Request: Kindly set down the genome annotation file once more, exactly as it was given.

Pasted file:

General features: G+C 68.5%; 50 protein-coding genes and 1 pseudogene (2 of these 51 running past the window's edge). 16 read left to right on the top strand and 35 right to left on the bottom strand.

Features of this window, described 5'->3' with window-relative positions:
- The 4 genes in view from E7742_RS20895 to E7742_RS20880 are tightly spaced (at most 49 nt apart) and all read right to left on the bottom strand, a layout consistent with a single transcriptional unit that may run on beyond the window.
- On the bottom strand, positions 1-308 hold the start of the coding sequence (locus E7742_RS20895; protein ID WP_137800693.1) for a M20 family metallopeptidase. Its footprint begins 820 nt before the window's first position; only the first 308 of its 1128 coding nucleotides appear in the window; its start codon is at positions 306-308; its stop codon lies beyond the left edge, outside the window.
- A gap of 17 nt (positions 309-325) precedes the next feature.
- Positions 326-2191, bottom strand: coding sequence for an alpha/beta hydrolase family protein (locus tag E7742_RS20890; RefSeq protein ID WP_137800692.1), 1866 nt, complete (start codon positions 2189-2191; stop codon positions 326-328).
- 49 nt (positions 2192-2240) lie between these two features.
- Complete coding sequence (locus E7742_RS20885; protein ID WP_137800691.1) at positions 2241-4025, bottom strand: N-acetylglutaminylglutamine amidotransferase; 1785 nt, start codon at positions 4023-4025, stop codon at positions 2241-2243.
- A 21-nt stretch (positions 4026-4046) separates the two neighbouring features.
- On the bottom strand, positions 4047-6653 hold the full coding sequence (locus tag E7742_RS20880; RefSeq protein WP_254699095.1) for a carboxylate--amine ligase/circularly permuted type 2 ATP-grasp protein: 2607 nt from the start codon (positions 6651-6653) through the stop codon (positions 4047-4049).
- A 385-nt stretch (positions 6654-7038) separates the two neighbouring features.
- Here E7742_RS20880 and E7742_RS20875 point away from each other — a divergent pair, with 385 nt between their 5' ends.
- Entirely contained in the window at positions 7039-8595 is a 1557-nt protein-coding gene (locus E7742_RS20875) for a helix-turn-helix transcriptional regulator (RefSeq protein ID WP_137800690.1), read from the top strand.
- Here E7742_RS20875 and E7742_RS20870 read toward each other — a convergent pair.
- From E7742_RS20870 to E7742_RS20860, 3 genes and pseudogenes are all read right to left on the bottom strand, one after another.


General features: G+C 68.5%; 50 protein-coding genes and 1 pseudogene (2 of these 51 running past the window's edge). 16 read left to right on the top strand and 35 right to left on the bottom strand.

Features of this window, described 5'->3' with window-relative positions:
- The 4 genes in view from E7742_RS20895 to E7742_RS20880 are tightly spaced (at most 49 nt apart) and all read right to left on the bottom strand, a layout consistent with a single transcriptional unit that may run on beyond the window.
- On the bottom strand, positions 1-308 hold the start of the coding sequence (locus E7742_RS20895; protein ID WP_137800693.1) for a M20 family metallopeptidase. Its footprint begins 820 nt before the window's first position; only the first 308 of its 1128 coding nucleotides appear in the window; its start codon is at positions 306-308; its stop codon lies beyond the left edge, outside the window.
- A gap of 17 nt (positions 309-325) precedes the next feature.
- Positions 326-2191, bottom strand: coding sequence for an alpha/beta hydrolase family protein (locus tag E7742_RS20890; RefSeq protein ID WP_137800692.1), 1866 nt, complete (start codon positions 2189-2191; stop codon positions 326-328).
- 49 nt (positions 2192-2240) lie between these two features.
- Complete coding sequence (locus E7742_RS20885; protein ID WP_137800691.1) at positions 2241-4025, bottom strand: N-acetylglutaminylglutamine amidotransferase; 1785 nt, start codon at positions 4023-4025, stop codon at positions 2241-2243.
- A 21-nt stretch (positions 4026-4046) separates the two neighbouring features.
- On the bottom strand, positions 4047-6653 hold the full coding sequence (locus tag E7742_RS20880; RefSeq protein WP_254699095.1) for a carboxylate--amine ligase/circularly permuted type 2 ATP-grasp protein: 2607 nt from the start codon (positions 6651-6653) through the stop codon (positions 4047-4049).
- A 385-nt stretch (positions 6654-7038) separates the two neighbouring features.
- Here E7742_RS20880 and E7742_RS20875 point away from each other — a divergent pair, with 385 nt between their 5' ends.
- Entirely contained in the window at positions 7039-8595 is a 1557-nt protein-coding gene (locus E7742_RS20875) for a helix-turn-helix transcriptional regulator (RefSeq protein ID WP_137800690.1), read from the top strand.
- Here E7742_RS20875 and E7742_RS20870 read toward each other — a convergent pair.
- From E7742_RS20870 to E7742_RS20860, 3 genes and pseudogenes are all read right to left on the bottom strand, one after another.